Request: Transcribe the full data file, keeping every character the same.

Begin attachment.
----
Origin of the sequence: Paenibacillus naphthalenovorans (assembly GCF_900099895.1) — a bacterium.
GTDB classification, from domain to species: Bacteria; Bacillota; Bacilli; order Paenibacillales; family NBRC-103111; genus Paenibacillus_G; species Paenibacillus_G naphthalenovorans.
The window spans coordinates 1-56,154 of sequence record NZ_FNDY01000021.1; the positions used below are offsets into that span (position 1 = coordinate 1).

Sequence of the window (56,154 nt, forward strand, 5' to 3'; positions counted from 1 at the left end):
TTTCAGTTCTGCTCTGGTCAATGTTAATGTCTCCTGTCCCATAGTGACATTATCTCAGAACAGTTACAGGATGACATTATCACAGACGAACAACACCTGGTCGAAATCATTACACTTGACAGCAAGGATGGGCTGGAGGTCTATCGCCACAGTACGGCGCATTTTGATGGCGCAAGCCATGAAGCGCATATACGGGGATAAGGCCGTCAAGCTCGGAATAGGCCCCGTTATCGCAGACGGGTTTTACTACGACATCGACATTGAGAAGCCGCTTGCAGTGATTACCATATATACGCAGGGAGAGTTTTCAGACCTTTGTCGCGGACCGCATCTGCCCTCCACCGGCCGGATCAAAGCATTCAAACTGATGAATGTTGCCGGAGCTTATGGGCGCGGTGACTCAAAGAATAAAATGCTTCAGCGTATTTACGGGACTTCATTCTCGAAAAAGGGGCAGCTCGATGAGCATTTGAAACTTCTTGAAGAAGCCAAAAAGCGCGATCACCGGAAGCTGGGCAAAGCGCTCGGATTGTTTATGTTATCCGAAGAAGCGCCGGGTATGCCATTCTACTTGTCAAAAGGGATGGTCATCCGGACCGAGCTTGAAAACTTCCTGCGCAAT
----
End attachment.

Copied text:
Origin of the sequence: Paenibacillus naphthalenovorans (assembly GCF_900099895.1) — a bacterium.
GTDB classification, from domain to species: Bacteria; Bacillota; Bacilli; order Paenibacillales; family NBRC-103111; genus Paenibacillus_G; species Paenibacillus_G naphthalenovorans.
The window spans coordinates 1-56,154 of sequence record NZ_FNDY01000021.1; the positions used below are offsets into that span (position 1 = coordinate 1).

Sequence of the window (56,154 nt, forward strand, 5' to 3'; positions counted from 1 at the left end):
TTTCAGTTCTGCTCTGGTCAATGTTAATGTCTCCTGTCCCATAGTGACATTATCTCAGAACAGTTACAGGATGACATTATCACAGACGAACAACACCTGGTCGAAATCATTACACTTGACAGCAAGGATGGGCTGGAGGTCTATCGCCACAGTACGGCGCATTTTGATGGCGCAAGCCATGAAGCGCATATACGGGGATAAGGCCGTCAAGCTCGGAATAGGCCCCGTTATCGCAGACGGGTTTTACTACGACATCGACATTGAGAAGCCGCTTGCAGTGATTACCATATATACGCAGGGAGAGTTTTCAGACCTTTGTCGCGGACCGCATCTGCCCTCCACCGGCCGGATCAAAGCATTCAAACTGATGAATGTTGCCGGAGCTTATGGGCGCGGTGACTCAAAGAATAAAATGCTTCAGCGTATTTACGGGACTTCATTCTCGAAAAAGGGGCAGCTCGATGAGCATTTGAAACTTCTTGAAGAAGCCAAAAAGCGCGATCACCGGAAGCTGGGCAAAGCGCTCGGATTGTTTATGTTATCCGAAGAAGCGCCGGGTATGCCATTCTACTTGTCAAAAGGGATGGTCATCCGGACCGAGCTTGAAAACTTCCTGCGCAAT